It usually takes a long time for a developer conference to attract a critical mass of interest and talent, but Google, in the first year of its I/O event, has managed to create a must-do item on every ISV’s calendar.
What Google brings to the table, of course, is not necessarily its product portfolio (although it has that) but a massive audience which it has built up through its search engine. If its products were already as successful as its search engine promoting the developer tools could be unnecessary. But I/O 2008 marks an important juncture in the Web firm’s history: this is the moment when it becomes less of a consumer resource and more of an axis around which the entire IT industry would orbit.
Google would never put it this way. The most revealing thing about I/O is not the black-and-binary dot T-shirts, the iPhone-like Android prototype or the marquee customer, MySpace. It’s the transition away from branded offerings to standalone names: Gears instead of Google Gears, OpenSocial instead Google OpenSocial. This is a posture meant to facilitate a more community-oriented mindset among developers, but don’t kid yourself. Google will be ultimately responsible for the success or failure of these tools as application enablers.
In some ways I/O 2008 reminds me of JavaOne, but despite Sun Microsystems’ partnership with Google there are some obvious differences. With Google, for one, the network is not only the computer; the browser is the operating system. And when you’re primarily focused on hosting applications online via cloud computing, there’s no need to invite Intel and HP (or Sun) to talk about their hardware. Instead, I/O is more like a second-line launch for Gears, Android, OpenSocial and AppEngine. For ISVs, the conference is the equivalent of Google’s grand opening for business partners and customers.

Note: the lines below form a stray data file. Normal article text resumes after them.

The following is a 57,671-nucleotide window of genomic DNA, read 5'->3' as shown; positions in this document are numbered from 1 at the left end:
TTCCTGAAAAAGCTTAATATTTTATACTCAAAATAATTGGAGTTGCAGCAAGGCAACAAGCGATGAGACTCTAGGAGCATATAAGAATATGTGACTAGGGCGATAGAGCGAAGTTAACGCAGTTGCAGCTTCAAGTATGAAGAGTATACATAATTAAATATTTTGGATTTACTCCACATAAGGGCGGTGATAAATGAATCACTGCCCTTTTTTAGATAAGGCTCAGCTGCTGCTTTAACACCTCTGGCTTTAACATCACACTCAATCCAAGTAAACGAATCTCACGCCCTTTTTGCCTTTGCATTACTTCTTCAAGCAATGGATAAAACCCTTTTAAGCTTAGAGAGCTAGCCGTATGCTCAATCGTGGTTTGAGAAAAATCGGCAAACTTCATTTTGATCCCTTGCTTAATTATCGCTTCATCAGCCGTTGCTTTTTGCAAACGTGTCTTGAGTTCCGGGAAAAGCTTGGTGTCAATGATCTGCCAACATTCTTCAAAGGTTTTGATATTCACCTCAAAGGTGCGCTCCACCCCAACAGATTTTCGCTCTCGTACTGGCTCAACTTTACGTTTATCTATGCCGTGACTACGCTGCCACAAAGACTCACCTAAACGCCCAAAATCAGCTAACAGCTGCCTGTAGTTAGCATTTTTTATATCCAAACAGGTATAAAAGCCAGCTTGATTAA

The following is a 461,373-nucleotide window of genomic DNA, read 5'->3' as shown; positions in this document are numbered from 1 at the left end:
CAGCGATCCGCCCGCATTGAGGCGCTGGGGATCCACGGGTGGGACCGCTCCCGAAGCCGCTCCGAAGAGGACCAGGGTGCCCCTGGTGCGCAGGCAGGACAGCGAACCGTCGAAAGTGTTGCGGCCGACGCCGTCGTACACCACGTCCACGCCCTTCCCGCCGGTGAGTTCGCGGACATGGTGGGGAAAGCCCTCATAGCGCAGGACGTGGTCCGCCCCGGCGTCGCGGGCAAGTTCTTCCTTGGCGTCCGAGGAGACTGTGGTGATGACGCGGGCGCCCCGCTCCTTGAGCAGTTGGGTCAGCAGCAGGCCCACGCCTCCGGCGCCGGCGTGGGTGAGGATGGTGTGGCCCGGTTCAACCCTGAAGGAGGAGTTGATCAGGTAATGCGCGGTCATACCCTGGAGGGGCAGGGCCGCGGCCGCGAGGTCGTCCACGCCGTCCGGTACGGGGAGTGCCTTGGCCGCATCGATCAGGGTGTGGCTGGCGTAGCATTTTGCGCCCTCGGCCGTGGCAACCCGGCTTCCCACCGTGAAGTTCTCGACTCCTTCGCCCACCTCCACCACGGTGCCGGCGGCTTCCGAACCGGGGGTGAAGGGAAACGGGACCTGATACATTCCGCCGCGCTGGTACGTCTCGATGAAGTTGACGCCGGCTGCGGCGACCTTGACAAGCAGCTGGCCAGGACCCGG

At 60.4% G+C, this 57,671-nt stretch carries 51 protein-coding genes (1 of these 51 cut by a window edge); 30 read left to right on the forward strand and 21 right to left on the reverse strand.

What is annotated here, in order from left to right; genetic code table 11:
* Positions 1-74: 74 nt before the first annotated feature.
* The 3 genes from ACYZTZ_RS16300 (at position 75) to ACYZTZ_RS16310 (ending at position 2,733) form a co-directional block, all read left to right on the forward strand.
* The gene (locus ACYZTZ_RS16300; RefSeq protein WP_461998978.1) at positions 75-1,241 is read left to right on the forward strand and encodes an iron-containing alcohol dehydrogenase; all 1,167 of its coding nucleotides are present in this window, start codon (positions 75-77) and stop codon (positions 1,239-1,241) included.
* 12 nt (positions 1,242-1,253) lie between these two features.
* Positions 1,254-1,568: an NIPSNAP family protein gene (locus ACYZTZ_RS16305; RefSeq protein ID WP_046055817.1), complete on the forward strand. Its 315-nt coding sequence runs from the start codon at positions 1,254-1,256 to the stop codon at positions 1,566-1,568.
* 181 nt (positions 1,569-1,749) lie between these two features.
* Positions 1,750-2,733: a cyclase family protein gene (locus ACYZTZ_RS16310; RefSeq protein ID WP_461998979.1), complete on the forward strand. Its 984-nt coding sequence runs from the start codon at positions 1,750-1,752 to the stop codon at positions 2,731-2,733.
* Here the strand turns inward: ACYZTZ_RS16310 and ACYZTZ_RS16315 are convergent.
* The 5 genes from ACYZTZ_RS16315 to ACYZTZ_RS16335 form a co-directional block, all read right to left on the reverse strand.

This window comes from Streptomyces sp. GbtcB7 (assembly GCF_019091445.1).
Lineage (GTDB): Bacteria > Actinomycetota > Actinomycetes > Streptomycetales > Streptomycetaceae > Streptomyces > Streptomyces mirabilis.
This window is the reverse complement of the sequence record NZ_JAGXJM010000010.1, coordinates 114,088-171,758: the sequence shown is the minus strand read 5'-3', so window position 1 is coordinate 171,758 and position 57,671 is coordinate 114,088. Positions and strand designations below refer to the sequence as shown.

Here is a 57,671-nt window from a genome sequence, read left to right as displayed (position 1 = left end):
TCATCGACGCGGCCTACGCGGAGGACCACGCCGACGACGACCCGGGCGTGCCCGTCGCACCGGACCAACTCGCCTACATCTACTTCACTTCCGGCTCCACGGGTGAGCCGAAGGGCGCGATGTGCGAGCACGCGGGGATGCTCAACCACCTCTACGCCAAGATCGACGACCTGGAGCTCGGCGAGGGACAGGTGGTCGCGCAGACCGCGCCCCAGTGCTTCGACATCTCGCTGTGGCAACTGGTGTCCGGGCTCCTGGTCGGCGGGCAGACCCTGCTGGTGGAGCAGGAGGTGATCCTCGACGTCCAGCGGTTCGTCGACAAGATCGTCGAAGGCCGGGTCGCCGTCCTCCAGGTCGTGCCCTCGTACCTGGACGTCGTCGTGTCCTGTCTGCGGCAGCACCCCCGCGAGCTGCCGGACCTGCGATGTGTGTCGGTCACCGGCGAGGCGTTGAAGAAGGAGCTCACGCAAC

While the Android demo got a lot of the initial attention, it won’t mean much to the outside world until OEMs start producing some actual handsets. Gears is important, because it’s in the running with Adobe’s AIR as a way of creating apps that run offline as well as on. OpenSocial’s new REST (representational state transfer) API is interesting, but will be more interesting once social networking becomes a more mobile activity. The big deal is the opening up (and pricing details) of AppEngine, which will be yardstick by which other cloud computing efforts (including Amazon’s EC2/S3) are measured in the long term. For Google, the cloud is its zone. If it can’t own the market there, its other tools will be merely nice add-ons in someone else’s zone.
IT managers will start paying more attention to events like I/O once they have decided whether they want their applications and infrastructure to live in the cloud, which may also have a bearing on whether more developers do, too. Right now you’ve got many ISVs who are still rooted in the traditional Microsoft world of desktop-oriented programming of traditional productivity and other business software. Google is painting a different picture, of an ISV that focuses on mobility, social networking and working outside the OS. Showing up at future I/O conferences could end up saying a lot about the kind of developer you want to be.